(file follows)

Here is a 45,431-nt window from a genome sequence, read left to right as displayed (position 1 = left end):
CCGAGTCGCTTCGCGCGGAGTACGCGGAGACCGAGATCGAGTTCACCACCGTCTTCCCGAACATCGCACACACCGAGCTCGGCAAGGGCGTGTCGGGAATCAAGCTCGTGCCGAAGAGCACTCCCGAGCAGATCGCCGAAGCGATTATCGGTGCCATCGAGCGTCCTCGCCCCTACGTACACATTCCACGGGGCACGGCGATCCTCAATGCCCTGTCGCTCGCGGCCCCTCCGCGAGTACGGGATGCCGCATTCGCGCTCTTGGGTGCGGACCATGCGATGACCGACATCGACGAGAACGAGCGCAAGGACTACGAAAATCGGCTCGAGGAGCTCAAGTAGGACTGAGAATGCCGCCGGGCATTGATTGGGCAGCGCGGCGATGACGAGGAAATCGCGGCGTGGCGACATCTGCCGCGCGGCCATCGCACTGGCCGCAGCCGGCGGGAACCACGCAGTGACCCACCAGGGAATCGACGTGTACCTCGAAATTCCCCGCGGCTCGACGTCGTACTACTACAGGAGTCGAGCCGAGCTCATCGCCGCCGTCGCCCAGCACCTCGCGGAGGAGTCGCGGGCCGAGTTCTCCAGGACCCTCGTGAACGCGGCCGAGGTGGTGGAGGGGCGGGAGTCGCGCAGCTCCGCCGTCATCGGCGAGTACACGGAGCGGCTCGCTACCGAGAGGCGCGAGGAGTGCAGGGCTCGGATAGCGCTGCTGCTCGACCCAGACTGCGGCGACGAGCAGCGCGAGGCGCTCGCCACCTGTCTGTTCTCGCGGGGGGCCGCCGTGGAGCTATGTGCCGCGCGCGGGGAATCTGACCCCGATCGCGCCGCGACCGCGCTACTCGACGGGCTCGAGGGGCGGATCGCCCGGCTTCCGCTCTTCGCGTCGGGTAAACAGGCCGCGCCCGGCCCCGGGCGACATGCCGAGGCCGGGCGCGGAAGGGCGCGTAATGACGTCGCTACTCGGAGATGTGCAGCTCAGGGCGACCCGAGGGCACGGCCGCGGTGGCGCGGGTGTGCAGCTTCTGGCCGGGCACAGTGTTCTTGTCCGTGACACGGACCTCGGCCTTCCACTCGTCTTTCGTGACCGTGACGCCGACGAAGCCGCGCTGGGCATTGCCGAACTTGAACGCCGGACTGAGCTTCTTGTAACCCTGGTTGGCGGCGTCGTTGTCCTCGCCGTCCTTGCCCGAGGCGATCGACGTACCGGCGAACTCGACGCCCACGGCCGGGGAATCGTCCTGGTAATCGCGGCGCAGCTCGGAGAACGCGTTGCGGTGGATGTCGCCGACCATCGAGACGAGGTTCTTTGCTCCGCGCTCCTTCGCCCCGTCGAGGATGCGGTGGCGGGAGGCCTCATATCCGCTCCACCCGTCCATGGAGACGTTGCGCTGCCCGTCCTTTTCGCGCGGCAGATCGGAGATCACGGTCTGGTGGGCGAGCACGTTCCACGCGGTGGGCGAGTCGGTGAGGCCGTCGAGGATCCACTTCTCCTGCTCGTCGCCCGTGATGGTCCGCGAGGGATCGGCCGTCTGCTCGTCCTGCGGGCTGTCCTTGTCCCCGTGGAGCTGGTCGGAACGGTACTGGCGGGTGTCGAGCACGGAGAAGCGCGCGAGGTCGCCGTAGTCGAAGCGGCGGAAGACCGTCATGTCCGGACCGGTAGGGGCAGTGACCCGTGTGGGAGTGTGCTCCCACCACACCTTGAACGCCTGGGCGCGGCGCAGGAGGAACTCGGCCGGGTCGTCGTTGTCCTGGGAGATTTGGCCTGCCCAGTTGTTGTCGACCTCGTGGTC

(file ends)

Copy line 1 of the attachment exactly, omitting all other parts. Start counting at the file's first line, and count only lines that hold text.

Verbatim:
Here is a 45,431-nt window from a genome sequence, read left to right as displayed (position 1 = left end):